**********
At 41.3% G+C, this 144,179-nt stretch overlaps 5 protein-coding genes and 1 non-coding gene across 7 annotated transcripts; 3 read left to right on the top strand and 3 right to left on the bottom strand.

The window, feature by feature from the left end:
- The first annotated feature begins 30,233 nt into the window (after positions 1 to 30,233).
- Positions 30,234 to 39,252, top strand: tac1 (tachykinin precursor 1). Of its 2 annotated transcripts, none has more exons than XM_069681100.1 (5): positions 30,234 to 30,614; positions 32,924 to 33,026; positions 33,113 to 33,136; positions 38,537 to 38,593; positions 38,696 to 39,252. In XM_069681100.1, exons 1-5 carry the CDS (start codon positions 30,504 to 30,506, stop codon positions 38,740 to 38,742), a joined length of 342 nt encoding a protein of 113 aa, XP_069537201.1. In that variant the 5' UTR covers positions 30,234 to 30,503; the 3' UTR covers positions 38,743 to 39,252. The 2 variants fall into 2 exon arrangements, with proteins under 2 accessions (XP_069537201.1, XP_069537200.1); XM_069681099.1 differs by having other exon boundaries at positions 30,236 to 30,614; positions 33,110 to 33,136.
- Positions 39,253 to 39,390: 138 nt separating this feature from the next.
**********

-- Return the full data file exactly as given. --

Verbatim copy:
At 41.3% G+C, this 144,179-nt stretch overlaps 5 protein-coding genes and 1 non-coding gene across 7 annotated transcripts; 3 read left to right on the top strand and 3 right to left on the bottom strand.

The window, feature by feature from the left end:
- The first annotated feature begins 30,233 nt into the window (after positions 1 to 30,233).
- Positions 30,234 to 39,252, top strand: tac1 (tachykinin precursor 1). Of its 2 annotated transcripts, none has more exons than XM_069681100.1 (5): positions 30,234 to 30,614; positions 32,924 to 33,026; positions 33,113 to 33,136; positions 38,537 to 38,593; positions 38,696 to 39,252. In XM_069681100.1, exons 1-5 carry the CDS (start codon positions 30,504 to 30,506, stop codon positions 38,740 to 38,742), a joined length of 342 nt encoding a protein of 113 aa, XP_069537201.1. In that variant the 5' UTR covers positions 30,234 to 30,503; the 3' UTR covers positions 38,743 to 39,252. The 2 variants fall into 2 exon arrangements, with proteins under 2 accessions (XP_069537201.1, XP_069537200.1); XM_069681099.1 differs by having other exon boundaries at positions 30,236 to 30,614; positions 33,110 to 33,136.
- Positions 39,253 to 39,390: 138 nt separating this feature from the next.